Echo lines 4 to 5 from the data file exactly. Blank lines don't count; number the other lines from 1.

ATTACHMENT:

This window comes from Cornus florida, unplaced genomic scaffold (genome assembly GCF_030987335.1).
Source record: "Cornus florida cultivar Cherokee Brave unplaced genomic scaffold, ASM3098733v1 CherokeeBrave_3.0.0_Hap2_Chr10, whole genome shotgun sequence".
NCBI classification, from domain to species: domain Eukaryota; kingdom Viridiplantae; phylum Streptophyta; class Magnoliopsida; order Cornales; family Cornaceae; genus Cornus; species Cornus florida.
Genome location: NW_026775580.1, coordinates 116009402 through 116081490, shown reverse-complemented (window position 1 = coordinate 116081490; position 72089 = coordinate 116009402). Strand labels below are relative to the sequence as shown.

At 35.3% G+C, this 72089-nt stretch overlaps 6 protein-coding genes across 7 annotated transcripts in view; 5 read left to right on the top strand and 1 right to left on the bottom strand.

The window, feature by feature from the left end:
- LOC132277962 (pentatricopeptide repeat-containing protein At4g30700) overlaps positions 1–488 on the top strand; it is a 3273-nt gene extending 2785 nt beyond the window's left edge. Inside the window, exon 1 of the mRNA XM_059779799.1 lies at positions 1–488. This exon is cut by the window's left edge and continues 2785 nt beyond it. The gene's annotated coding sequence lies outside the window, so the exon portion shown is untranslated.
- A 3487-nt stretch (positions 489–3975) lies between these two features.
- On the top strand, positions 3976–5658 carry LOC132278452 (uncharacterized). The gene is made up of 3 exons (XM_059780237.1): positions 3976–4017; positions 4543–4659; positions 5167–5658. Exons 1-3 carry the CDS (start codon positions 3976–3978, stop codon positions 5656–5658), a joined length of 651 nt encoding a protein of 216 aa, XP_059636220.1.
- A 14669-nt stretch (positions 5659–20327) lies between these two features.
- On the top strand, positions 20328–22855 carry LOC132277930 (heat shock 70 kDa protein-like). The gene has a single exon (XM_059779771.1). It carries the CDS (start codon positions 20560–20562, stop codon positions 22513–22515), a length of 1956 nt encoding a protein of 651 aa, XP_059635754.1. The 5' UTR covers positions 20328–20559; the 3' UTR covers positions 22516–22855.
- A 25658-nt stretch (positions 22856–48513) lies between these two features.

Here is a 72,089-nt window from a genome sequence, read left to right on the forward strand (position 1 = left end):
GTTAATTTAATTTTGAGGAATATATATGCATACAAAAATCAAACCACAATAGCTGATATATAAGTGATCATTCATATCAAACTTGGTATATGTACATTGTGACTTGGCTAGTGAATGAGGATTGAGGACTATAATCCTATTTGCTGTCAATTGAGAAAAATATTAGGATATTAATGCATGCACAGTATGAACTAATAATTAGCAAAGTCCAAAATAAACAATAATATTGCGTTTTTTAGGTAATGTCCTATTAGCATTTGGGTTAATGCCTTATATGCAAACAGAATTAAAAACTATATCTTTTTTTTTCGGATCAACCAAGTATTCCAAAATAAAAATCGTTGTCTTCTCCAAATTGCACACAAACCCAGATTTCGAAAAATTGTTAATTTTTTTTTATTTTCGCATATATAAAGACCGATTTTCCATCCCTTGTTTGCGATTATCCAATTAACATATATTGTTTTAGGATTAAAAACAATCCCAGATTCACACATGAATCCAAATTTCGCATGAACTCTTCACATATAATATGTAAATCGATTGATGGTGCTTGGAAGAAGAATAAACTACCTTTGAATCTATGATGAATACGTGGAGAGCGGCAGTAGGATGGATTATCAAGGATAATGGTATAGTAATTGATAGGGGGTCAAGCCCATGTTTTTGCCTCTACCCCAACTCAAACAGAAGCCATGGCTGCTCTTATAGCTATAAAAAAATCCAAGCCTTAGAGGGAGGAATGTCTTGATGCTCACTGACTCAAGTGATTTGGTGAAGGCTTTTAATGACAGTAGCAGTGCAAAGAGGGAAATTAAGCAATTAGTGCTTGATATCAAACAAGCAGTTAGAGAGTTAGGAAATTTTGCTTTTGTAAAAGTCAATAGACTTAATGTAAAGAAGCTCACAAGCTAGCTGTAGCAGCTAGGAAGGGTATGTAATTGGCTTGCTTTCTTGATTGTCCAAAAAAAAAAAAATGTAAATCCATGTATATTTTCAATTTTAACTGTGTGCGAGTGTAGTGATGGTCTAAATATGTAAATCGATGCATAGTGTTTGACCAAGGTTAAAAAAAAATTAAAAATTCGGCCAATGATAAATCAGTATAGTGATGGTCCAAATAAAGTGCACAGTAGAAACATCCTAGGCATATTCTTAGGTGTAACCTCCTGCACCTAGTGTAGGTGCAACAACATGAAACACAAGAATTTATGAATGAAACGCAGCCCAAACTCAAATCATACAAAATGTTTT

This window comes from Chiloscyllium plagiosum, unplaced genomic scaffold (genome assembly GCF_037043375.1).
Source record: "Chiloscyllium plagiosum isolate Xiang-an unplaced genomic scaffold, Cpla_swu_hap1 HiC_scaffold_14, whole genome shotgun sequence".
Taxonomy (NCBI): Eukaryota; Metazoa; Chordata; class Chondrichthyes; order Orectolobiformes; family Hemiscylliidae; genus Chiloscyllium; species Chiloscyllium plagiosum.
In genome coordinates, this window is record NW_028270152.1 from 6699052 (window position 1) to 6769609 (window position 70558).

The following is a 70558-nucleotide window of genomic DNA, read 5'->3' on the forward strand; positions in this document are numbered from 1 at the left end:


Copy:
Genome location: NW_026775580.1, coordinates 116009402 through 116081490, shown reverse-complemented (window position 1 = coordinate 116081490; position 72089 = coordinate 116009402). Strand labels below are relative to the sequence as shown.

At 35.3% G+C, this 72089-nt stretch overlaps 6 protein-coding genes across 7 annotated transcripts in view; 5 read left to right on the top strand and 1 right to left on the bottom strand.